In April 2022, the vbw Association of the Bavarian Economy assigned Prognos the task of investigating the consequences for the German economy should Russian gas import supply be interrupted. The results of the investigation were published in June 2022.
We now have new data, which we have compared with the previous results. What has changed? What is the latest update on gas availability? How high is the demand for gas? How full or not are German gas reserves? Would the damage to the German economy still be as great as was estimated in June?
Gas deliveries from Russia were around the expected level, with a clearly decreasing trend since June.
Since 11.7.2022, gas flow via Nord Stream 1 and Waidhaus has been completely stopped due to maintenance work on the pipeline. The extent to which Russia will supply after 21.7.2022 is still uncertain. On 20.7.2022, they indicated that deliveries would continue at a low level.
The study for vbw assumed that Europe-wide imports of LNG were 40 billion m³ higher than the previous year. If the level of imports from the first half of 2022 could be maintained, this level could not be fully reached. Our assumption of an additional 40 billion m³ of LNG for Europe is perhaps a little too optimistic.
For the German gas supply, the decisive factor is how much of the imported LNG can be purchased by German gas suppliers or Trading Hub Europe (THE, obligated to store gas according to the Gas Storage Act). In our initial study, we assumed that Germany would receive 28 percent of the EU LNG imports. According to current analyses, Germany's share of LNG imports was significantly higher. There is currently no reason to believe that this will be not the case in the 2nd half of 2022.
Gas requirement (demand)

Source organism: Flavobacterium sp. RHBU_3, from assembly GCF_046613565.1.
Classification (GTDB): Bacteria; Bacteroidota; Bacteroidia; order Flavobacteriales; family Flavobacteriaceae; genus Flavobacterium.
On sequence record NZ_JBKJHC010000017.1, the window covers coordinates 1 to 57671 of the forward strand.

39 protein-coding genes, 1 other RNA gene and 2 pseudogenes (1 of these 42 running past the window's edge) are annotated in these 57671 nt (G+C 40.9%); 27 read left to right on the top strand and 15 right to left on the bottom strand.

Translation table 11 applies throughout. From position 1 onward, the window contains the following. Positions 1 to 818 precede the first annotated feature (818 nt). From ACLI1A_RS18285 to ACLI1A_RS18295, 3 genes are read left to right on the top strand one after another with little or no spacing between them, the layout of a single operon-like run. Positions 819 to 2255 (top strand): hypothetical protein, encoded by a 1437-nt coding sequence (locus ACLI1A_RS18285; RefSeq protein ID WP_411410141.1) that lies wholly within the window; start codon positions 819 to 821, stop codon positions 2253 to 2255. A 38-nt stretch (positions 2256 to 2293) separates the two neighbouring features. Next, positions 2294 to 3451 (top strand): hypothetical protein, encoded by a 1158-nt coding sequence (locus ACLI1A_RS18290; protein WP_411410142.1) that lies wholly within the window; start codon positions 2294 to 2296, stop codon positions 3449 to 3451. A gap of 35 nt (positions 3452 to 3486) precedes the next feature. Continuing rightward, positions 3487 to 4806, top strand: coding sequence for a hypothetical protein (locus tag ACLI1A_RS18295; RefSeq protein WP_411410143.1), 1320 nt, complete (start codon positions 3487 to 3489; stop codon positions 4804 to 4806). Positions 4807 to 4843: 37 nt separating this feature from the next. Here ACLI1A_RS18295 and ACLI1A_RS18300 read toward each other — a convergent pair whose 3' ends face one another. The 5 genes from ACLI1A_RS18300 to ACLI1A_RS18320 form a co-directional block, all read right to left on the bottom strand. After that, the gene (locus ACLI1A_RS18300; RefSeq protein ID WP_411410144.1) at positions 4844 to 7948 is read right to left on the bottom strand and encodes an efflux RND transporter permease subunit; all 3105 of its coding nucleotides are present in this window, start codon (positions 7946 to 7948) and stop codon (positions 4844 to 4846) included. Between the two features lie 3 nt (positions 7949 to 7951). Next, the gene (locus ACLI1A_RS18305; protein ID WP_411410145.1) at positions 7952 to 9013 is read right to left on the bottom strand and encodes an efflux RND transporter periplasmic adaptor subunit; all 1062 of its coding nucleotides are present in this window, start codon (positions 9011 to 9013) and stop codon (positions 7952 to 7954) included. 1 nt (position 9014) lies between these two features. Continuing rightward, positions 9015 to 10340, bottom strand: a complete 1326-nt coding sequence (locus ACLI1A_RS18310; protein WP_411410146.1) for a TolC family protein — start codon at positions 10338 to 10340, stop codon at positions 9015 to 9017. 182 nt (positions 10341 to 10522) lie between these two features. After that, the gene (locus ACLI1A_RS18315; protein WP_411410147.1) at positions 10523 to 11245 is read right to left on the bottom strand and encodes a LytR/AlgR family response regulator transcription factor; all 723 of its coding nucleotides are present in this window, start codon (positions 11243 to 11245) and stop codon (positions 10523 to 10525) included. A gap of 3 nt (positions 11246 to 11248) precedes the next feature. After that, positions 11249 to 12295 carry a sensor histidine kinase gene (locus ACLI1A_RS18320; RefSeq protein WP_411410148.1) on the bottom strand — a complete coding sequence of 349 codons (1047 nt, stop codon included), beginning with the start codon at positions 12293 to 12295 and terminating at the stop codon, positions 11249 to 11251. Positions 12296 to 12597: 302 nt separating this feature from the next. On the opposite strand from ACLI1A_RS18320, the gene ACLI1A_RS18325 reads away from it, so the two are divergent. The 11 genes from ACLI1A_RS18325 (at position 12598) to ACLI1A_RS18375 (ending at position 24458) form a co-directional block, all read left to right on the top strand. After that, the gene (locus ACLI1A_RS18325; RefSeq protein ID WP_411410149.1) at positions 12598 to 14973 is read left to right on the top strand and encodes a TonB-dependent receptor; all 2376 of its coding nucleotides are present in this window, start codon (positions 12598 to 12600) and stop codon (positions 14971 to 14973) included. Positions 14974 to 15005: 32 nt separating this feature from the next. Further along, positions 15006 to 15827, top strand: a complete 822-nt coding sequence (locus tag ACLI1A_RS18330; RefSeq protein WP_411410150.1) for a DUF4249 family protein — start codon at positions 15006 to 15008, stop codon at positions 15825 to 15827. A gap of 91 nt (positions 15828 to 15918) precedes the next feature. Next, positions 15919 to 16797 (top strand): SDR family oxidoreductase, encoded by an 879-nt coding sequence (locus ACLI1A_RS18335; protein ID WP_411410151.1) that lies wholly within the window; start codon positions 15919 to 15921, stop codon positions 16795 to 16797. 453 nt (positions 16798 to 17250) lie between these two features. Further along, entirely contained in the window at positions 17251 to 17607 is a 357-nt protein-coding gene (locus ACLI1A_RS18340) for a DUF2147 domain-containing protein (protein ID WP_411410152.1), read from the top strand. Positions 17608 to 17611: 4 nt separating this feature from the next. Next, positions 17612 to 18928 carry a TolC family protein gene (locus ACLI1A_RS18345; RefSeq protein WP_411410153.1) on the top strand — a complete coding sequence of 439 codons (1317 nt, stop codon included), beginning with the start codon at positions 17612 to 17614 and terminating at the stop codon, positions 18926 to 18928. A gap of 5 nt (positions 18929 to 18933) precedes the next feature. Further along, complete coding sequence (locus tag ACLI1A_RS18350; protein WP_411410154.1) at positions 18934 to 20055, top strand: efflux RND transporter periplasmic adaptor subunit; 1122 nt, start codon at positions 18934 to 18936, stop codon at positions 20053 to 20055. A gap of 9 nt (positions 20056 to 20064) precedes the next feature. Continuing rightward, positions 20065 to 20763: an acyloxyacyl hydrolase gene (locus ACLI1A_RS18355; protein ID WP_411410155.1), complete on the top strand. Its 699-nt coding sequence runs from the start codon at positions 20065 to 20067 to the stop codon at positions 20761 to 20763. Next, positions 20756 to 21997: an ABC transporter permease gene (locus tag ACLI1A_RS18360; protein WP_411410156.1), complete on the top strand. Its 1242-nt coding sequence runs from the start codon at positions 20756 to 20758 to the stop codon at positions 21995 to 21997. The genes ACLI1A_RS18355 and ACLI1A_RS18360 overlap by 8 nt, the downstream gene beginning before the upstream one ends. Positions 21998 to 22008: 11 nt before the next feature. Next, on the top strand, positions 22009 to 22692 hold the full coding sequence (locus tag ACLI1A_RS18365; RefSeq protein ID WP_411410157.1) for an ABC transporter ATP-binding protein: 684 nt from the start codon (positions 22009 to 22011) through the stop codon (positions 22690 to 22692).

According to the Federal Network Agency (BNetzA), consumers in Germany economised 15 percent from January to June 2022 compared to gas consumption in the same period last year.
That is slightly more than the initial forecast saving of 12 percent. Due to further technical adjustments and in view of gas prices that continue to rise, the savings in the second half of the year could amount to more than 15 percent.
Filling up storage facilities in Germany has made good progress since the data were collected for the baseline study. The stores were filled a little faster than we thought.
However, significantly less storage is currently possible due to the interruption of delivery via Nord Stream I. This shows that the available gas flows are in principle sufficient to secure the supply, but not to simultaneously fill the storage facilities.
From today's point of view, the assumptions of our study for the 2nd quarter of 2022 are predominantly true. Germany's higher share of LNG imports and the somewhat greater savings made by consumers should, however, have enabled more gas to be imported into Germany. The outlook for the second half of the year could therefore be somewhat more favourable than we initially assumed.
In terms of estimates of the economic consequences of a possible interruption to gas deliveries from Russia, based on information to date, the calculated loss of value added of 12.7 percent is to be regarded as the upper limit. However, according to the newly available data, the gas balance has not substantially improved. Therefore, the message remains the same: A cut to the Russian gas supply would result in a deep slump in economic output. As a rough estimate, we would still assume the percentage to be in double digits.
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Project team: Jens Hobohm, Sebastian Lübbers, Dr Michael Böhmer
Latest update: 21.7.2022
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